Is polarized morality as a children lesson a good idea?
I was watching a children’s show this morning and one of the characters said “make sure you do that to the bad guys”. You may have seen it as well in movies and TV shows: there’s the good guys and there’s the bad guys. There’s no in-between.
That got me thinking that the world is not as simple as “good guys” and “bad guys”, but we’re given that explanation as children as to understand moral grounds and then be able to refine our concepts of ethics.
But since usually presenting a poor representation of the world for children will generate unrealistic expectations (if not corrected soon enough), is it a good idea to present such a polarization in this case?
Are there alternatives?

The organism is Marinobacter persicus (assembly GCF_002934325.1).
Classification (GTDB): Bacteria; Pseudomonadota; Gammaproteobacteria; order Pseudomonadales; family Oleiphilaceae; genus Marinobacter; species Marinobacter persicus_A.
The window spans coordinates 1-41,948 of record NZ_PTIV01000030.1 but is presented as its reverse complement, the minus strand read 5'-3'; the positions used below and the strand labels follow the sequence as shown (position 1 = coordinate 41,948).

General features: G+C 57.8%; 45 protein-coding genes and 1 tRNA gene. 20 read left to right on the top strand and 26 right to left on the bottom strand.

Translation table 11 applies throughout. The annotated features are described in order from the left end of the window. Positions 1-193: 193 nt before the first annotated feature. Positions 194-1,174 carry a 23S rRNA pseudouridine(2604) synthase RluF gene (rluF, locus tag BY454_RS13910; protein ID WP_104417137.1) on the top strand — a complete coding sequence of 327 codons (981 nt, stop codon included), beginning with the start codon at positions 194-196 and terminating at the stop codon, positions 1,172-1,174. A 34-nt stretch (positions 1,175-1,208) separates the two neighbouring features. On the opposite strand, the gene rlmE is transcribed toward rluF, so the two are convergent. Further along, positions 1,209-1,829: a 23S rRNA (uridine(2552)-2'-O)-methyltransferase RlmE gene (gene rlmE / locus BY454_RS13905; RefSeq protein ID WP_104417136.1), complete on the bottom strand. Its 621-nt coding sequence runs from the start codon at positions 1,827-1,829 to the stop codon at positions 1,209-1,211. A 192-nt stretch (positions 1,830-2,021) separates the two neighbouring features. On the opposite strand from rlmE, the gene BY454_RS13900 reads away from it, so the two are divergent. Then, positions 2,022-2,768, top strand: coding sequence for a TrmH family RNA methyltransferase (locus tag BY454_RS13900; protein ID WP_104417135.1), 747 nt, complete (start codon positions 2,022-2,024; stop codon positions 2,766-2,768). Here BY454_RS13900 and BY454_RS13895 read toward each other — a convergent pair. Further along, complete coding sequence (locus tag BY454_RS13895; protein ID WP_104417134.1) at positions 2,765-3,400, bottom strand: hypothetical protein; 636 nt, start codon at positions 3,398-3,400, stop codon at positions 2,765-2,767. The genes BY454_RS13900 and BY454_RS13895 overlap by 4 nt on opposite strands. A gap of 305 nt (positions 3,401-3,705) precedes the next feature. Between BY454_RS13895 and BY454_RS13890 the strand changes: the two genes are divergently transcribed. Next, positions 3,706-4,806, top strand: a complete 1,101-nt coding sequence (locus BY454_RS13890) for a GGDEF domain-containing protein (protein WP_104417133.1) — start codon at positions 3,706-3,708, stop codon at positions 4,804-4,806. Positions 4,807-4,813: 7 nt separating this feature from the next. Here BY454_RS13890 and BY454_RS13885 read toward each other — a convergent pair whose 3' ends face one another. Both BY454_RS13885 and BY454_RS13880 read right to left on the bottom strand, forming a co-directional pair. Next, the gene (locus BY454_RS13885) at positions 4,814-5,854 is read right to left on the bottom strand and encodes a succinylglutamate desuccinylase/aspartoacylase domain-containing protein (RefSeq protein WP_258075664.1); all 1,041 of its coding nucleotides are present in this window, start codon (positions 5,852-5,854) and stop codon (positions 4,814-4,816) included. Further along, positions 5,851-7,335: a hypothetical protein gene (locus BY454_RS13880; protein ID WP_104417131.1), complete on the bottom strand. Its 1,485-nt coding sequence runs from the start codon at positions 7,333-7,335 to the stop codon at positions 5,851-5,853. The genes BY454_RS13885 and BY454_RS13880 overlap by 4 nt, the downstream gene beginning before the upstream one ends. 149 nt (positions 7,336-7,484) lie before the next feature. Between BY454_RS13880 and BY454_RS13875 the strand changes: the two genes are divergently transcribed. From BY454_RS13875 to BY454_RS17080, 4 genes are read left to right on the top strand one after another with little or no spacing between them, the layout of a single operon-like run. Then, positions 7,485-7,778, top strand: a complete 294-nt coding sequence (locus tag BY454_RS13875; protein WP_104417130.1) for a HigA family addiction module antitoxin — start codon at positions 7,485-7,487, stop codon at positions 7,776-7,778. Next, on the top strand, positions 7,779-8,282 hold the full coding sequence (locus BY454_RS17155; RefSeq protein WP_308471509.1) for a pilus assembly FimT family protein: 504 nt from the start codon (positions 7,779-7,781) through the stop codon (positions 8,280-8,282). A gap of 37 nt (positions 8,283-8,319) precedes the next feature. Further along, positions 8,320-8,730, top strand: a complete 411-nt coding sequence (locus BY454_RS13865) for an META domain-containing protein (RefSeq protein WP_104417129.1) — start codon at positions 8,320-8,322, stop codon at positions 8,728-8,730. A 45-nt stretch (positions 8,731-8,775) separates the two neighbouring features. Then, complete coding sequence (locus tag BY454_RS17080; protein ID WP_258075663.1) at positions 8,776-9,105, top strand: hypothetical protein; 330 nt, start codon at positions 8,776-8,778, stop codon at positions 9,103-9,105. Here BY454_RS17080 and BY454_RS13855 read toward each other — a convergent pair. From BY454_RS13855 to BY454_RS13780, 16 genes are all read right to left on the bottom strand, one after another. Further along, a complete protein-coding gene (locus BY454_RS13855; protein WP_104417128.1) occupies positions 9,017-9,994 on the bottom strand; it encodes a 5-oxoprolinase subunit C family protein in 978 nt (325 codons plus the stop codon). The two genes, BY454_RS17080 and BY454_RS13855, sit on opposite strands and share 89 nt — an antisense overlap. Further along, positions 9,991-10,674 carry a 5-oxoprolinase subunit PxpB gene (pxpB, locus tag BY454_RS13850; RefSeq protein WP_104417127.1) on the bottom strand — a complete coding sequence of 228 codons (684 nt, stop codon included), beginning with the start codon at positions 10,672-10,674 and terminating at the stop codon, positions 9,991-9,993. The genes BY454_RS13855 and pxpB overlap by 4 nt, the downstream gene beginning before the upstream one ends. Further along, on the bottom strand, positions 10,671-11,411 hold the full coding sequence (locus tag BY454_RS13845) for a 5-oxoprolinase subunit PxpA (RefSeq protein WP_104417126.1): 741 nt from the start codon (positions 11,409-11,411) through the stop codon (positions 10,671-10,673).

Well, yes. At the very least, we could leave out the characterization of “good guys” and “bad guys” and start talking about “good actions” and “bad actions”. Characters could be redeemable through the execution of morally good actions or even drifted away for treason unexpectedly. This would make up for interesting plot twists.
Inclusion of neutral parties could also be interesting. Not everything is good or bad, and making that statement also helps in developing a richer moral compass. The problem for shows it that this is usually boring. If it doesn’t help and it doesn’t become a problem, then main characters cannot judge them. But then, wouldn’t that be an interesting lesson?
“I’m sorry, Superman. I can’t tell you where the robbers are hiding.”
“But you’re the police chief. You should know.”
“You’re right, but we’ve been investigating and still haven’t found them. Sorry I can’t help.”
“I don’t blame you. You did your best.”
And it’s not just for children
All in all, morals and ethics are still something grown ups are struggling to understand. Let’s give kids a head start so that they can get better at it than us.